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Team bike 2017: Trek-Segafredo’s Madone

Team bike 2017: Trek-Segafredo’s Madone

At the beginning of the cycling season, RIDE Media has documented the products used by teams that are part of the WorldTour. This overview of bikes and equipment features in the current issue of our magazine, #RIDE75. 

We have already presented two of the bikes in an online gallery format – AG2R La Mondiale’s Factor and the Specialized Tarmac used by the Quickstep team

In the coming days, we’ll post the balance of bikes on our site… 

With rumours emerging overnight that Alberto Contador was using a new-generation Trek bike at the Criterium du Dauphiné, it’s worth having a look at the Madone used by Trek-Segafredo in 2017… this is the bike used by Mads Petersen.

 

– Photos by Rob Arnold

 

 

(Click on the photos below to begin a slideshow.)

Mads Pedersons’ Trek Madone

 

Bike sizing info

Manufacturer’s size: 56cm

Saddle height (from BB): 805mm

Handlebar height: 940mm

Drop: 100mm  Reach: 585mm

Saddle setback: 68mm

 

Rider details

Pro since: 2014  Age: 22  

Height: 180cm  Weight: 70kg

 

 

See the full feature, all 18 bikes from the 2017 WorldTour peloton, in #RIDE75.

RIDE_75_cover

 

Click here to read more about the Trek Madone…

 

The latest in the Madone series was born out of the aim to create “the ultimate race bike”. All marketing aside, Trek stuck to this plan and delivered a bike that truly achieved the ambitious goal.

This bike, one of three on the menu for riders on the team sponsored by the bike brand, offers aerodynamics, stiffness and comfort all in an aesthetically pleasing package. The bike is gaining traction for racers and recreational riders alike.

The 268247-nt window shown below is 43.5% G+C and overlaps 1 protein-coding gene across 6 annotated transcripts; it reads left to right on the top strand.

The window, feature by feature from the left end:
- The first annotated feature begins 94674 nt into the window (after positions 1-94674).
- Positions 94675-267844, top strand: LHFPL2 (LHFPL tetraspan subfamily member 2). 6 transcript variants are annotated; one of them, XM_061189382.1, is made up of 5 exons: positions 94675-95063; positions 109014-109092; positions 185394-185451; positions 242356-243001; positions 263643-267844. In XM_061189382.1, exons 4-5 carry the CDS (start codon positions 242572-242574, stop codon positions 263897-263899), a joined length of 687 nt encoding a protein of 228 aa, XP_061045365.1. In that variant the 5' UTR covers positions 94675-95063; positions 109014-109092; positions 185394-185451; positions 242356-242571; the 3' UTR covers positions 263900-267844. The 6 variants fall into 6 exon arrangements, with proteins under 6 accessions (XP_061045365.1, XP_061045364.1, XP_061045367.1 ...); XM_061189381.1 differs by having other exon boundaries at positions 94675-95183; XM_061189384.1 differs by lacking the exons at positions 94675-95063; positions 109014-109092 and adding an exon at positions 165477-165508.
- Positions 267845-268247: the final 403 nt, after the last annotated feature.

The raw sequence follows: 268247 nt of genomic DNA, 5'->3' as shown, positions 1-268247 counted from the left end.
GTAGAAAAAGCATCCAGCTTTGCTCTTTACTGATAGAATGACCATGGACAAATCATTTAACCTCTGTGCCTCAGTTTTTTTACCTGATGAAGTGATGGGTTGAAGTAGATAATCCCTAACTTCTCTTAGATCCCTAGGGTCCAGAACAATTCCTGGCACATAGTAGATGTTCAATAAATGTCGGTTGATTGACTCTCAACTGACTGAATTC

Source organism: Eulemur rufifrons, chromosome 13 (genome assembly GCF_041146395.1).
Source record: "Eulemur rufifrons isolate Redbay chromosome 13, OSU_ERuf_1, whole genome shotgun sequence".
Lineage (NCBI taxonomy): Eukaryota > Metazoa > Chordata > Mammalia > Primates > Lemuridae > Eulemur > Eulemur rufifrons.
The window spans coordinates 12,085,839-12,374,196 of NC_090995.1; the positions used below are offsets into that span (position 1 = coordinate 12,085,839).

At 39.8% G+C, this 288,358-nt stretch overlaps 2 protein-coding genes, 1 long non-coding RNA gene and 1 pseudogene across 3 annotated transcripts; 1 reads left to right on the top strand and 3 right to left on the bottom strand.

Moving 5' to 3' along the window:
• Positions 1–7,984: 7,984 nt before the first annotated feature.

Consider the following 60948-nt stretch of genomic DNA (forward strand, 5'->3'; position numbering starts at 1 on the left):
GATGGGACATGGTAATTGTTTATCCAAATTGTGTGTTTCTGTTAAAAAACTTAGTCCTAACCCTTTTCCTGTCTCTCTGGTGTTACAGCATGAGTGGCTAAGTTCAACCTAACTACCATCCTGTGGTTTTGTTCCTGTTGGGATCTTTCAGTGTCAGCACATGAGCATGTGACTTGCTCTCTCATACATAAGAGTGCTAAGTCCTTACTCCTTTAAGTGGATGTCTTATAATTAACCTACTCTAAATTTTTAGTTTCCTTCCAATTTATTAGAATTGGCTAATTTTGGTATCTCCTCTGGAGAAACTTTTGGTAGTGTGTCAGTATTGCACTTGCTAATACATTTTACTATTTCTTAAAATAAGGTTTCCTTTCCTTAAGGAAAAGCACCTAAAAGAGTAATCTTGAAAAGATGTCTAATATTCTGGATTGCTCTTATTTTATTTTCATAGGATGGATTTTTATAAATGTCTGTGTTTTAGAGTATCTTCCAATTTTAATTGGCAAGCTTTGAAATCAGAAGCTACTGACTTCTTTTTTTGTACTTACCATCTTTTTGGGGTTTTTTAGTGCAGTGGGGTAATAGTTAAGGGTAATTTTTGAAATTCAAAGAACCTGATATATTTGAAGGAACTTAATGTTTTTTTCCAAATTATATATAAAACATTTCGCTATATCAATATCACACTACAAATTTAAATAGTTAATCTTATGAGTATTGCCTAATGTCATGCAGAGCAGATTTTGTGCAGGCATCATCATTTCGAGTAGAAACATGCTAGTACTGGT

The frame is the RSL – ‘Race Shop Limited” – offering a slightly lower head tube than the stock 9 series model but which you will not see on the shop floor. (Although this RSL model is not just for the pros but can be purchased by the consumer.)  For an aero bike the frame and build kit came in at a very reasonable 7.3kg with pedals and cages nearly 800g lighter than the equivalent bike from Specialized.

Logically, the team is using the in-house brand Bontrager for accessories, not just components but also helmets and shoes and other sundry parts.

Bontrager’s range has grown significantly in the last few years offering premium contact points.

The team has a variety of saddles in use illustrating the riders can choose what type of saddle to be on. The carbon railed Serano RXL is fitted to this bike.

Trek’s Madone uses a proprietary integrated handlebar and stem, which usually only comes up to a 130mm stem length. That said, Pedersen’s bike was fitted with a 140mm stem with 420mm bars; this is either a new offering from the brand or something purely custom for the team riders.

“A lot of the riders are on longer stems,” said mechanic, Jeroen Heymans, “140-150 and some have different drop as well, I’m not sure if these will be for sale.”

Trek has thought all about integration on the Madone, a bike launched to much fanfare in June 2015. It features some unique inclusions such as special fastening systems for components like lights and cycle computers that bolt directly to the speciality handlebars.

Bontrager’s range of parts extends well beyond race-only items but the brakes for the Madone won’t be seen on any other bike: the calipers are frame-specific. Some say the action isn’t quite as crisp as other systems but the riders we spoke to didn’t mind.

Up front, the frame has small ‘flaps’ that open when the handlebars are turned.

This bike was photographed on the day of the People’s Choice Classic, so it’s fitted with a 54 chainring; obviously this varies between races.

 

– By Lachlan McKillop

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